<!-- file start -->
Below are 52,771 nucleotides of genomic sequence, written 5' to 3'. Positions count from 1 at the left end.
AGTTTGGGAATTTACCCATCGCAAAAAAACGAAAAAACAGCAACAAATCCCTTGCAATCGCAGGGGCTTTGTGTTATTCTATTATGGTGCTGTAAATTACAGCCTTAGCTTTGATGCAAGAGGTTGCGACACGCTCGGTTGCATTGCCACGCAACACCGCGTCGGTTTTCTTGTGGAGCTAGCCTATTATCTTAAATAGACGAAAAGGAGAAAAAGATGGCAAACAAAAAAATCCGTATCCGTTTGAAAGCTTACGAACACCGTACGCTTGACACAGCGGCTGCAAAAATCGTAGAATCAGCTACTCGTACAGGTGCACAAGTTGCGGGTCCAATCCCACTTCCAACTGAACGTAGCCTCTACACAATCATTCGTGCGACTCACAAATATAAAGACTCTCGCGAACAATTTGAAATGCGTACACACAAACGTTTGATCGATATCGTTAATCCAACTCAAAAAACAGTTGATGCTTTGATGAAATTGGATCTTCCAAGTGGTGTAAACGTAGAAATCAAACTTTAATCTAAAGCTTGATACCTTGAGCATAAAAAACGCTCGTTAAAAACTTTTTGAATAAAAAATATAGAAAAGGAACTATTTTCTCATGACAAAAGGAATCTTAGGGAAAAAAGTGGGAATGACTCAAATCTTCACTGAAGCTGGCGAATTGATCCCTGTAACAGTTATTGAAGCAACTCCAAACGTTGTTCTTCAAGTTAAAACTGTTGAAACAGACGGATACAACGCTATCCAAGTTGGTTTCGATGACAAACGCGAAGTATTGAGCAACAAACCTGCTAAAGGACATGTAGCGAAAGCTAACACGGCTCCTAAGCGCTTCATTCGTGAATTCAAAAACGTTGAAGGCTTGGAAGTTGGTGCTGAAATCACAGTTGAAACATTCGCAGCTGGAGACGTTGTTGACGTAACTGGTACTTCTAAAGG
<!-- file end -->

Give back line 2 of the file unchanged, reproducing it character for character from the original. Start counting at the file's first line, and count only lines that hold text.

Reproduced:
AGTTTGGGAATTTACCCATCGCAAAAAAACGAAAAAACAGCAACAAATCCCTTGCAATCGCAGGGGCTTTGTGTTATTCTATTATGGTGCTGTAAATTACAGCCTTAGCTTTGATGCAAGAGGTTGCGACACGCTCGGTTGCATTGCCACGCAACACCGCGTCGGTTTTCTTGTGGAGCTAGCCTATTATCTTAAATAGACGAAAAGGAGAAAAAGATGGCAAACAAAAAAATCCGTATCCGTTTGAAAGCTTACGAACACCGTACGCTTGACACAGCGGCTGCAAAAATCGTAGAATCAGCTACTCGTACAGGTGCACAAGTTGCGGGTCCAATCCCACTTCCAACTGAACGTAGCCTCTACACAATCATTCGTGCGACTCACAAATATAAAGACTCTCGCGAACAATTTGAAATGCGTACACACAAACGTTTGATCGATATCGTTAATCCAACTCAAAAAACAGTTGATGCTTTGATGAAATTGGATCTTCCAAGTGGTGTAAACGTAGAAATCAAACTTTAATCTAAAGCTTGATACCTTGAGCATAAAAAACGCTCGTTAAAAACTTTTTGAATAAAAAATATAGAAAAGGAACTATTTTCTCATGACAAAAGGAATCTTAGGGAAAAAAGTGGGAATGACTCAAATCTTCACTGAAGCTGGCGAATTGATCCCTGTAACAGTTATTGAAGCAACTCCAAACGTTGTTCTTCAAGTTAAAACTGTTGAAACAGACGGATACAACGCTATCCAAGTTGGTTTCGATGACAAACGCGAAGTATTGAGCAACAAACCTGCTAAAGGACATGTAGCGAAAGCTAACACGGCTCCTAAGCGCTTCATTCGTGAATTCAAAAACGTTGAAGGCTTGGAAGTTGGTGCTGAAATCACAGTTGAAACATTCGCAGCTGGAGACGTTGTTGACGTAACTGGTACTTCTAAAGG